Another one of my sister’s lecturers was just fired because the students petitioned to the administration and claimed that he was a miserable teacher. Only those of you who actually attended AUB will realize the audacity of business students petitioning to replace an ineffective teacher. A demanding one, maybe. But an ineffective one?!?!.
A sample of his behavior includes the following: 1) not returning any assignments graded, 2) postponing the midterm three times because he either didn’t show up on the day of the test (funny, I thought it was the students who didn’t show up to tests), and 3) having an overall attendance rate that even students would be ashamed of.

The ridiculousness of this situation can only be appreciated if you keep in mind this is happening in a business school, where if anything, punctuality and deadlines are emphasized more than quality of work. Follow that up with the fact that the Olayan Foundation donated tens of millions of dollars only a few months ago to improve the school, and then you start to wonder what the hell is going on.

I am going to do AUB a favor right now: If you have a master’s degree in business administration, finance or marketing, and are punctual and can communicate effectively to peers as well as subordinates, apply to the Olayan Business School. God knows, they need you and they definitely have the money to pay you!

Lebanon is Running Out of Engineers

The Gulf region has returned to its heydays. This year alone, it is investing $250 billion dollars in physical infrastructure. The consequence: Lebanon is running out of engineers, and AUB engineering graduates do not have to work for $400 dollars a month as site managers in Beirut. Urban myths are all over the placet. One such myth (I actually wouldn’t be surprised if it were true) is that a Lebanese architect who works in Switzerland went to Qatar to visit family. While in the hotel he met a Qatari man. He is now designing two residential towers for that individual.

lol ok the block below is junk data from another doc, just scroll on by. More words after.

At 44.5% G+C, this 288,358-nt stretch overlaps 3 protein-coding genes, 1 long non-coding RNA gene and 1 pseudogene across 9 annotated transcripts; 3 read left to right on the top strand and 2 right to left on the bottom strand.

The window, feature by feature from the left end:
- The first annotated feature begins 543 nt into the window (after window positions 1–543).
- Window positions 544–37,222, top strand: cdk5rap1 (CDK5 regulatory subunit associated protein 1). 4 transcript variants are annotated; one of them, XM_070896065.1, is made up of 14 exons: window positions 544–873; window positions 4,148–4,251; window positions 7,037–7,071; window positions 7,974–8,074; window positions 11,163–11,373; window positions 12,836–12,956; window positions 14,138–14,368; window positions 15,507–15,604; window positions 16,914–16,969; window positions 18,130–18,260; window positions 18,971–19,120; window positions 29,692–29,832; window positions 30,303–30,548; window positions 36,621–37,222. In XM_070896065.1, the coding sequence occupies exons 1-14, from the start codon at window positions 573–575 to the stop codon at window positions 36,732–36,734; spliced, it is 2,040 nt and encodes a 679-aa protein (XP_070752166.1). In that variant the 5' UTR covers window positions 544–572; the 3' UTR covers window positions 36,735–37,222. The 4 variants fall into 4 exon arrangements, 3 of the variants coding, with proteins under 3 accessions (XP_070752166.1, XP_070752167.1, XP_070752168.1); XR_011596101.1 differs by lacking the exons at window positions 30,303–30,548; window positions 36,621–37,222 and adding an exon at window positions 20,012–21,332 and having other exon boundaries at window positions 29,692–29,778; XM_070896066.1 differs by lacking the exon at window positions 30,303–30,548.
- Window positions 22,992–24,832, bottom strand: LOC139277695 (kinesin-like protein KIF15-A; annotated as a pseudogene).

Let me therefore recommend that if you have family in Qatar, or any where in the Gulf, give them a call, tell them you are going over for a visit (it doesn’t matter how distant these relatives are), insist on staying in a hotel, and mingle with as many khaleejis as possible. Who knows? You might hit the jackpot!

8 comments:

Doha said...

Since when in recent history was a qualified minister of public works was appointed who had a transportation policy in mind?....